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Business Continuity

A: Some of the fleets we are talking to have developed or evolved robust sanitisation policies to deal with the current situation and are looking to maintain these as a permanent component of their overall health and safety policies. With indications that social distancing could last for another year, and that subsequent waves of infection could require further lockdowns, this seems like a sensible approach.

The current crisis has also highlighted the need for resilience which requires a strong financial base and efficient operations. Strong fleet management to control unnecessary costs is therefore essential.

Peter Golding, Managing Director, FleetCheck

 

A: FTA is working closely with DfT on its Restart and Recover plan for all supply chains.  We have pressed the points that in many areas the supply chain will not know when to restart operations until demand has restored; this means that Government is going to have to be agile in the guidance it provides.  We are also highlighting other regulatory barriers which could cause constraints when the supply chain is under significant pressure (e.g. HGV testing). Government has provided a range of relaxations for the purposes of maintaining critical supply chains during the grip of the crisis (food, medicine, fuel), the decisions it will need to make during the recovery period will be in respect of economic recovery rather than critical supplies so weighing that up against regulatory safety provisions will be very different.

FTA Policy Team

A: There is no relaxation of an operator’s duty of care, these aspects are issues that the business would be expected to manage appropriately. Traffic Commissioners have issued guidance surrounding expectations of continuous and effective management during the crisis.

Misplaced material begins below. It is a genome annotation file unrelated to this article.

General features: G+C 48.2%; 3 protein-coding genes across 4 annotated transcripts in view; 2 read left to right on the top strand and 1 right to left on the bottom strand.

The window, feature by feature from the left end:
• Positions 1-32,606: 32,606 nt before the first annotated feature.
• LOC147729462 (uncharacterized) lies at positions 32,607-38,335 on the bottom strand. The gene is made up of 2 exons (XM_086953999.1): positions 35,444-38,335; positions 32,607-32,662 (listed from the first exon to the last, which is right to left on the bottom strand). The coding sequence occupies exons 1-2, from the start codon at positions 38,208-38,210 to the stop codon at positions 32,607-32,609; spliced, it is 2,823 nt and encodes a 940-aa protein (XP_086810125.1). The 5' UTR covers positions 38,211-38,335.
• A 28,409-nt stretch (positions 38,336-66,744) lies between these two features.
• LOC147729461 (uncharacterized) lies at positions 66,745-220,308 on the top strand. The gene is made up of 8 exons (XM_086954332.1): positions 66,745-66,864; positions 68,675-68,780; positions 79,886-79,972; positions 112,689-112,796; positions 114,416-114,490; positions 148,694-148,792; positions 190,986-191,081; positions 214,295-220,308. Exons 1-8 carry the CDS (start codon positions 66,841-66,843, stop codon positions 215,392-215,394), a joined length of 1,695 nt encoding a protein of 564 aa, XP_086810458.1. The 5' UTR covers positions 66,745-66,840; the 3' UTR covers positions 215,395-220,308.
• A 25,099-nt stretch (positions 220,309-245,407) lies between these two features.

FTA Policy Team

 

A: Companies need to ensure they stick with their safety policies. This is usually a case of continuing with their current processes even with smaller teams. Given the current systems available today most of the driver compliance checks are automated and will continue to function, and any physical checks such as vehicle inspections and driver training can still take place with the current tools and processes available today.

Kevin Curtis, Managing Director, Driving Monitor

Having access to fleet data remotely if working from home has allowed fleet managers to stay in control of their vehicles and drivers. Plus vehicle checking apps have made it easier to do walkaround checks on essential vehicles without having to pass pieces of paper around among staff.

A: We’ve also all had to get used to using video conferencing technology to maintain client and supplier relationships and I think that is set to continue after lockdown so we may well see less business miles recorded by company car and grey fleet drivers when we go back to work.

Peter Golding, Managing Director, FleetCheck

 

A: Technology such as on line meetings via Skype, Teams and Zoom have been used to avoid face to face meetings and the delivery of training.

FTA Policy Team

A: At this early stage we’ve not seen policy documentation change across the industry as a whole, but we expect to see this roll out over the coming months as employers adopt longer-term strategies of coping with Coronavirus. I believe this will also form part of a wider strategy of safety for drivers which will come in the form of eLearning tools, additional policies and more checks and balances to ensure safety guidelines are being adhered to.

Kevin Curtis, Managing Director, Driving Monitor

 

A: We’re starting to see fleets think about sanitisation policies as a permanent fixture. Social distancing looks here to stay for the foreseeable future so I think we’ll see more fleets formally integrating this into both their general health and safety policies and their driving for work policies, with additional resources put into induction, training and communication where required.